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In need, a home away from home

Date

David Ellery

Jessie Doolan and Joel Campbell from Elora Bay holding a picture of their twins have been staying at Ronald McDonald House Canberra since their twins were born premature.

Jessie Doolan and Joel Campbell from Elora Bay holding a picture of their twins have been staying at Ronald McDonald House Canberra since their twins were born premature. Photo: Jeffrey Chan

Joel Campbell and Jessie Doolan spent the official opening of Canberra's Ronald McDonald House tucked away up the back of the crowd of politicians, celebrities, minders, media, charity workers, medicos and sports stars who had turned out for the event.

Their casual clothing, in Joel's case a Lego T-shirt and thongs, was the only clue the long-awaited centre was much more than a new piece of infrastructure for them.

It has been their home away from home since October 26 after the premature arrival of twins, Paisley and Evie, turned their world upside down.

Delivered by an emergency caesarean at the Moruya hospital, the babies came into the world seven weeks and a day earlier than expected on October 24.

Paisley and Evie were flown to Canberra almost immediately after birth with Joel and Jessie following two days later. ''We were worried sick until we got here,'' Joel said.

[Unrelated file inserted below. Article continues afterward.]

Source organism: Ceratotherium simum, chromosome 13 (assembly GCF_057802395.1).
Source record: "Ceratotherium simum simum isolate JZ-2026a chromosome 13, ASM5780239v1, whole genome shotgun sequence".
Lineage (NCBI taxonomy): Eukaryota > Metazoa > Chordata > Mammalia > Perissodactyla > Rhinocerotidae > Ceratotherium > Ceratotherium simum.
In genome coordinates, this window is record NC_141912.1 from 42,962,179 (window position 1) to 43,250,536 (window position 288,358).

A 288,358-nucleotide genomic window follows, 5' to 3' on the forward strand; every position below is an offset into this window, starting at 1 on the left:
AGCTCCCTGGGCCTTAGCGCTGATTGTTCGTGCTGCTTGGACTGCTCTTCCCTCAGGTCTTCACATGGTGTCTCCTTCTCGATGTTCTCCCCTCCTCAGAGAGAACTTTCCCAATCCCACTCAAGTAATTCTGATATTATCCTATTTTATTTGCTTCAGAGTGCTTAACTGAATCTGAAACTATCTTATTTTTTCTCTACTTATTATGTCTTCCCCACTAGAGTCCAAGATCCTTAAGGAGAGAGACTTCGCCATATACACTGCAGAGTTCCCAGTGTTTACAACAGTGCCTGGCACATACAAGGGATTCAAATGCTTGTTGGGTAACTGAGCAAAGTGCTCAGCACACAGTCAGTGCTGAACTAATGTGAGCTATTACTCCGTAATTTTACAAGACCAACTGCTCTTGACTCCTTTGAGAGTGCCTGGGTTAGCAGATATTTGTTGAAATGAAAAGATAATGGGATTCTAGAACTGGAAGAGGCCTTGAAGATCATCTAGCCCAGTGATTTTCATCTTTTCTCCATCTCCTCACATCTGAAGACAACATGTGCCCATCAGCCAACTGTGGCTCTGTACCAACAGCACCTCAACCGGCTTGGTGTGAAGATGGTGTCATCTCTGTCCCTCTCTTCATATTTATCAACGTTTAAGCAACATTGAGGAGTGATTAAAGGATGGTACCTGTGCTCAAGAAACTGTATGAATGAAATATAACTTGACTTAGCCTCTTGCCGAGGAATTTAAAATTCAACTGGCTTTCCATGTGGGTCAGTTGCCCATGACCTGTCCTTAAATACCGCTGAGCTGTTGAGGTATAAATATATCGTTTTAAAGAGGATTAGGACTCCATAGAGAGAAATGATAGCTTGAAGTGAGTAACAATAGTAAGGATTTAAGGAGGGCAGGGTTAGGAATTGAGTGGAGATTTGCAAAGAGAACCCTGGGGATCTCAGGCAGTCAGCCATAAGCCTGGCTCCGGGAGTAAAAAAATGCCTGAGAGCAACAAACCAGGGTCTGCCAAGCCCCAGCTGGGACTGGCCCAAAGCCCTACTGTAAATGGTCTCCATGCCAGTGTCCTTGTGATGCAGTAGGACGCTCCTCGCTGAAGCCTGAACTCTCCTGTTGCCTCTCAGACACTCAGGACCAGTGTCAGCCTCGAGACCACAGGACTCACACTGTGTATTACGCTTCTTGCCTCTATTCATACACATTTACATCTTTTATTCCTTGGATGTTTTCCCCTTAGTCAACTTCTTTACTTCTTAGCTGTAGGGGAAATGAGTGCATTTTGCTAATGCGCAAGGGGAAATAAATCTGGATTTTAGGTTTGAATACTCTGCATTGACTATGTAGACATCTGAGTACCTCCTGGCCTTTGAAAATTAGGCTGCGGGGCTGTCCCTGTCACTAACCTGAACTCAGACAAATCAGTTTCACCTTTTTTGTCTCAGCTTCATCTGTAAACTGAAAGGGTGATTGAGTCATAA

All that changed when they learned that as two of the first people to use Canberra's Ronald McDonald House they would be staying within a few moments' walk of the twins.

''I was expecting an old house, perhaps out in the suburbs, and that we would have to drive in,'' Jessie said. ''This is all brand new, the people have been fantastic and it is wonderful.''

Joel said a friend who had called by for a visit described the accommodation as akin to being on the set of a Star Trek movie. The twins' novice grandfather, Simon Grealy, who, with his wife, Wendy, has travelled to Canberra from the coast twice so far to be with the family, compared it to a luxury hotel. ''They are really good facilities,'' he said. ''The staff have been great and (because there is a shared kitchen) we have been able to cook family meals and even wash up.''

Wendy Grealy said knowing the house was there was reassuring given it was a 600 km, seven-hour round trip from the coast.

Ronald McDonald House is housed in a special wing of the Centenary Hospital for Women and Children. It has 11 guest rooms - all with ensuites, the kitchen, lounge and dining rooms, a playroom and laundry facilities.

ACT Chief Minister and Minister for Health Katy Gallagher performed the official opening. ''Up to 4000 nights of accommodation a year will be provided to interstate families when coming to Canberra for hospital care,'' she said.

The Ronald McDonald House brief extends far beyond accommodation. Families using the facilities are offered support on many levels.

Joel and Jessie are pleased with the way Paisley and Evie are progressing and hope to have them back home in Elouera Bay for a family Christmas.

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